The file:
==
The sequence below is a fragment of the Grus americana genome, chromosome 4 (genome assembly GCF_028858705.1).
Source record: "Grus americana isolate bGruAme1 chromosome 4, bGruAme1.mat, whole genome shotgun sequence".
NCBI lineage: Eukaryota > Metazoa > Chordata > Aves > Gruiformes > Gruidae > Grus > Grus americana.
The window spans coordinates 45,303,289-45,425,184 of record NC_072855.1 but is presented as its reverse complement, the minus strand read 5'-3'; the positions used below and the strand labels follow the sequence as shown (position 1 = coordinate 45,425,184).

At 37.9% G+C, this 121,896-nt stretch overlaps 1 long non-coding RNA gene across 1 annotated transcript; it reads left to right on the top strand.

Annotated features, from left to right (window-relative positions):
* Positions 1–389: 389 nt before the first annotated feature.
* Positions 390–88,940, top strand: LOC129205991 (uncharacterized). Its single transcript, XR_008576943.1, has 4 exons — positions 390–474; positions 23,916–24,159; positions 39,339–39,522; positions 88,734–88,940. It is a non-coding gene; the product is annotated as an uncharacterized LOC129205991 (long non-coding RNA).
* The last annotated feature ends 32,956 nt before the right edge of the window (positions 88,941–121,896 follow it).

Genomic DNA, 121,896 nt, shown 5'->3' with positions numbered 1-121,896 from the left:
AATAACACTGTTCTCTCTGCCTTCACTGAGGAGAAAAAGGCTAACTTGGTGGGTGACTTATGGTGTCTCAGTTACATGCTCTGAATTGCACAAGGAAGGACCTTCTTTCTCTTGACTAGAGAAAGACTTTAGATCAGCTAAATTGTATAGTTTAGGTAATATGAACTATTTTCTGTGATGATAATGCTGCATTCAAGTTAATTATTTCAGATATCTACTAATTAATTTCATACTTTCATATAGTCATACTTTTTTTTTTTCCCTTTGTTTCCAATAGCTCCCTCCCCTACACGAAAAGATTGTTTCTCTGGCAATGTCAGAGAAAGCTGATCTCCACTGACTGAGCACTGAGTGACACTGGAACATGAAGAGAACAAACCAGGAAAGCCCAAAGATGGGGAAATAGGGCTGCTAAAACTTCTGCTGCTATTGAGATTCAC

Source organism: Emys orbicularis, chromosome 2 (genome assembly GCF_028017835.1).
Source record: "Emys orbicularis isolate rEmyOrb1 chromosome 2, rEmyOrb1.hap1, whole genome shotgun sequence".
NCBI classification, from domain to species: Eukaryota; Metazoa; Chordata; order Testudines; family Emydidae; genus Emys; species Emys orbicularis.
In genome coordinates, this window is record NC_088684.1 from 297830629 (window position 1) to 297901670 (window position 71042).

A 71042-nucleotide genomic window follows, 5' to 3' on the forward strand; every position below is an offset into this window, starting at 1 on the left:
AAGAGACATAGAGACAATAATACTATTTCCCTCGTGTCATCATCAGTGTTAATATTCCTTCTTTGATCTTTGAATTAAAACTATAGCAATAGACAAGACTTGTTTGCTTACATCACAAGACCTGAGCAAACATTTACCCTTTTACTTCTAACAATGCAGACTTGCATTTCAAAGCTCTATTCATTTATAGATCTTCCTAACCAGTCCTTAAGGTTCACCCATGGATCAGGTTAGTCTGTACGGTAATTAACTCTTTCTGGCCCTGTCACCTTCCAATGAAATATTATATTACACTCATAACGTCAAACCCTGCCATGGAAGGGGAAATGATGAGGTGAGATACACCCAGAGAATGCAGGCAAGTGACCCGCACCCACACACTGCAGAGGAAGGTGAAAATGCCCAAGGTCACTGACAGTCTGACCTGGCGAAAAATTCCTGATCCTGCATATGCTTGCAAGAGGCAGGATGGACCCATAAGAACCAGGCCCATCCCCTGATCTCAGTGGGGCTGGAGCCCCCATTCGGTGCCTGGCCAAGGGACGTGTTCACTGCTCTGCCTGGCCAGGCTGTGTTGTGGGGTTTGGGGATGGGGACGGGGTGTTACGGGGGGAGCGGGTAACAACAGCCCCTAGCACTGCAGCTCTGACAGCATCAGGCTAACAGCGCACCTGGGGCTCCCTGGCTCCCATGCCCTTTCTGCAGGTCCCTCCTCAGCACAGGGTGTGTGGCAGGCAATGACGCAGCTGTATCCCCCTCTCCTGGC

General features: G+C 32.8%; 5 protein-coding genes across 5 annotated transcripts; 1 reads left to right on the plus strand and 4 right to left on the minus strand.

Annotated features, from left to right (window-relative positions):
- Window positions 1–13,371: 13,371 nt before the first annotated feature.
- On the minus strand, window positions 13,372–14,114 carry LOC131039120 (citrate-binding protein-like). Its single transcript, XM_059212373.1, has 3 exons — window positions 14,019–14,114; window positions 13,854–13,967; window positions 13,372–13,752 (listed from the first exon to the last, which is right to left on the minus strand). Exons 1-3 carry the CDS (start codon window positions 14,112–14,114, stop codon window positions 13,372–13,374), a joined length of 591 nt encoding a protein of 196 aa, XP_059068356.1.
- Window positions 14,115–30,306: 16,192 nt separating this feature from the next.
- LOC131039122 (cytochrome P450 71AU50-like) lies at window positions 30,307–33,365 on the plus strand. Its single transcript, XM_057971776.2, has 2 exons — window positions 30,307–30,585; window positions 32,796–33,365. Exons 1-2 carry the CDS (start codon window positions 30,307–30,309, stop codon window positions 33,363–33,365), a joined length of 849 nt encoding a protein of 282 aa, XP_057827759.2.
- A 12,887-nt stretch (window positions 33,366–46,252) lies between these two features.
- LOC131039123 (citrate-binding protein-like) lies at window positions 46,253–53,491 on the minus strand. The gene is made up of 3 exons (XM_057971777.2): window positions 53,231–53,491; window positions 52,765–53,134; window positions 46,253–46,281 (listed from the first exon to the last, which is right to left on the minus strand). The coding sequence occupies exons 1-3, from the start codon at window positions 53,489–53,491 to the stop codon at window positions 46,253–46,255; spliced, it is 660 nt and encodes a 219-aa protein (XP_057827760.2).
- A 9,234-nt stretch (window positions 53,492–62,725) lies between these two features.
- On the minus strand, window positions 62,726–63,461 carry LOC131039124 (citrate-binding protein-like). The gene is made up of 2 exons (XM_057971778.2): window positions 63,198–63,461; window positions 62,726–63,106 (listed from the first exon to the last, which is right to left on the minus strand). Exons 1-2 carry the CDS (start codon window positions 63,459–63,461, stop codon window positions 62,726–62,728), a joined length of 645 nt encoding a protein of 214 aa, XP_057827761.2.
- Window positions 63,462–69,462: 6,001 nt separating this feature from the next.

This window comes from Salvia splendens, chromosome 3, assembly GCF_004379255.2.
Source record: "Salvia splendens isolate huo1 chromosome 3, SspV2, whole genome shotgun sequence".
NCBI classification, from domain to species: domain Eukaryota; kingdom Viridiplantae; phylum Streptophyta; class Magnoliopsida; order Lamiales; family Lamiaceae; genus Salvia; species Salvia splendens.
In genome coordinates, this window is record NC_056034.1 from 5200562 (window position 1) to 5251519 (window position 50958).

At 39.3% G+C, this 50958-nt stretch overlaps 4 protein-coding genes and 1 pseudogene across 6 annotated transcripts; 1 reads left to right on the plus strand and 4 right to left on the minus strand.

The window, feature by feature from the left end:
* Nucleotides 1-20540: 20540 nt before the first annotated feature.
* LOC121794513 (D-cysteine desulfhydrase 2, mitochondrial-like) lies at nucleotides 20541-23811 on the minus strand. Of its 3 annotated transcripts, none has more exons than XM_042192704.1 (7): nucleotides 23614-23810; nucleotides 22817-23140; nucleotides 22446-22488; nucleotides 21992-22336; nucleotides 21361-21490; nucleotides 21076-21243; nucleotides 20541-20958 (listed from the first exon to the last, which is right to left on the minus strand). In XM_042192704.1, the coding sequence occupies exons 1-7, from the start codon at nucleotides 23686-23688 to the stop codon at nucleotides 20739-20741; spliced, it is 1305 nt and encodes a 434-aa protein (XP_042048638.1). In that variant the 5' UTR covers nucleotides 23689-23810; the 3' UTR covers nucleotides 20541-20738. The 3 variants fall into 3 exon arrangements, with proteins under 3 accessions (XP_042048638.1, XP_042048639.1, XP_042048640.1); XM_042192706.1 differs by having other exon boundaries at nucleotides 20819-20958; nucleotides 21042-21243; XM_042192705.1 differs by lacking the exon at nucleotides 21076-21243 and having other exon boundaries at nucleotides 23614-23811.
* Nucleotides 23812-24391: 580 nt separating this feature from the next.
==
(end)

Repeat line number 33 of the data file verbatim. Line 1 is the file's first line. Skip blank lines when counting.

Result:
At 39.3% G+C, this 50958-nt stretch overlaps 4 protein-coding genes and 1 pseudogene across 6 annotated transcripts; 1 reads left to right on the plus strand and 4 right to left on the minus strand.